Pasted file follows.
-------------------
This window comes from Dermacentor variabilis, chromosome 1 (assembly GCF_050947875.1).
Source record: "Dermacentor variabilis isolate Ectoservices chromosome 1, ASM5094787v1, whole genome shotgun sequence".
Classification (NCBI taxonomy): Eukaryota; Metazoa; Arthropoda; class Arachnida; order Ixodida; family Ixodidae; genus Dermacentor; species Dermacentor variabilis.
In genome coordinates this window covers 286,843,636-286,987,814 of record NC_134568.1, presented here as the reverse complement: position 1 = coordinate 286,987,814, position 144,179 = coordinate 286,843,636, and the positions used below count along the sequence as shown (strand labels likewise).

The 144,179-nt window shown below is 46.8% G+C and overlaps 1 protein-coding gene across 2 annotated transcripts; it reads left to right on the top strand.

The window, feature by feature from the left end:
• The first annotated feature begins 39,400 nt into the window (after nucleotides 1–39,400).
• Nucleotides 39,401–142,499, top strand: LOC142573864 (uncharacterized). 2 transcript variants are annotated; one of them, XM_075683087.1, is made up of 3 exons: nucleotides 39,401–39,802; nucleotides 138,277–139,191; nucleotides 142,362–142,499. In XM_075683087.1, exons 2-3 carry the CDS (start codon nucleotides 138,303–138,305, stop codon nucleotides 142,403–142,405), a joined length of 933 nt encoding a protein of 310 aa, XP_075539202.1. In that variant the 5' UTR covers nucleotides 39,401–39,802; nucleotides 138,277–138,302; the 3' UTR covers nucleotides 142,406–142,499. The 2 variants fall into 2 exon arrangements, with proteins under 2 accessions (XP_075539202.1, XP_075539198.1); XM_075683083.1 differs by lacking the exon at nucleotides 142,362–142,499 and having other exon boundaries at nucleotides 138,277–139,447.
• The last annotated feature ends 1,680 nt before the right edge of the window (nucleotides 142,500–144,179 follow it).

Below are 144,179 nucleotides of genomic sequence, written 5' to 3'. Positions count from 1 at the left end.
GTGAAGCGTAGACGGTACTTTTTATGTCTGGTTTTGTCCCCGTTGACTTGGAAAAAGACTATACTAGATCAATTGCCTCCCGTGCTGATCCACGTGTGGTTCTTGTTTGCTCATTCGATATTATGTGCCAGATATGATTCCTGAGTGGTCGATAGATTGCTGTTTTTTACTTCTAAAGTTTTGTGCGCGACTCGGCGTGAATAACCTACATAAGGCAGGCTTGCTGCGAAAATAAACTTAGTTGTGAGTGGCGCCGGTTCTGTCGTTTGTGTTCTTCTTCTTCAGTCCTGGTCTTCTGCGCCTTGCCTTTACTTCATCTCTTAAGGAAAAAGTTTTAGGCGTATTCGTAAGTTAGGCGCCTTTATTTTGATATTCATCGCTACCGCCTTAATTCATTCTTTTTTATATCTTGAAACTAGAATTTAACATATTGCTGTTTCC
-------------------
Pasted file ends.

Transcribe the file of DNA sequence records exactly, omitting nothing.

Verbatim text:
This window comes from Dermacentor variabilis, chromosome 1 (assembly GCF_050947875.1).
Source record: "Dermacentor variabilis isolate Ectoservices chromosome 1, ASM5094787v1, whole genome shotgun sequence".
Classification (NCBI taxonomy): Eukaryota; Metazoa; Arthropoda; class Arachnida; order Ixodida; family Ixodidae; genus Dermacentor; species Dermacentor variabilis.
In genome coordinates this window covers 286,843,636-286,987,814 of record NC_134568.1, presented here as the reverse complement: position 1 = coordinate 286,987,814, position 144,179 = coordinate 286,843,636, and the positions used below count along the sequence as shown (strand labels likewise).

The 144,179-nt window shown below is 46.8% G+C and overlaps 1 protein-coding gene across 2 annotated transcripts; it reads left to right on the top strand.

The window, feature by feature from the left end:
• The first annotated feature begins 39,400 nt into the window (after nucleotides 1–39,400).
• Nucleotides 39,401–142,499, top strand: LOC142573864 (uncharacterized). 2 transcript variants are annotated; one of them, XM_075683087.1, is made up of 3 exons: nucleotides 39,401–39,802; nucleotides 138,277–139,191; nucleotides 142,362–142,499. In XM_075683087.1, exons 2-3 carry the CDS (start codon nucleotides 138,303–138,305, stop codon nucleotides 142,403–142,405), a joined length of 933 nt encoding a protein of 310 aa, XP_075539202.1. In that variant the 5' UTR covers nucleotides 39,401–39,802; nucleotides 138,277–138,302; the 3' UTR covers nucleotides 142,406–142,499. The 2 variants fall into 2 exon arrangements, with proteins under 2 accessions (XP_075539202.1, XP_075539198.1); XM_075683083.1 differs by lacking the exon at nucleotides 142,362–142,499 and having other exon boundaries at nucleotides 138,277–139,447.
• The last annotated feature ends 1,680 nt before the right edge of the window (nucleotides 142,500–144,179 follow it).

Below are 144,179 nucleotides of genomic sequence, written 5' to 3'. Positions count from 1 at the left end.
GTGAAGCGTAGACGGTACTTTTTATGTCTGGTTTTGTCCCCGTTGACTTGGAAAAAGACTATACTAGATCAATTGCCTCCCGTGCTGATCCACGTGTGGTTCTTGTTTGCTCATTCGATATTATGTGCCAGATATGATTCCTGAGTGGTCGATAGATTGCTGTTTTTTACTTCTAAAGTTTTGTGCGCGACTCGGCGTGAATAACCTACATAAGGCAGGCTTGCTGCGAAAATAAACTTAGTTGTGAGTGGCGCCGGTTCTGTCGTTTGTGTTCTTCTTCTTCAGTCCTGGTCTTCTGCGCCTTGCCTTTACTTCATCTCTTAAGGAAAAAGTTTTAGGCGTATTCGTAAGTTAGGCGCCTTTATTTTGATATTCATCGCTACCGCCTTAATTCATTCTTTTTTATATCTTGAAACTAGAATTTAACATATTGCTGTTTCC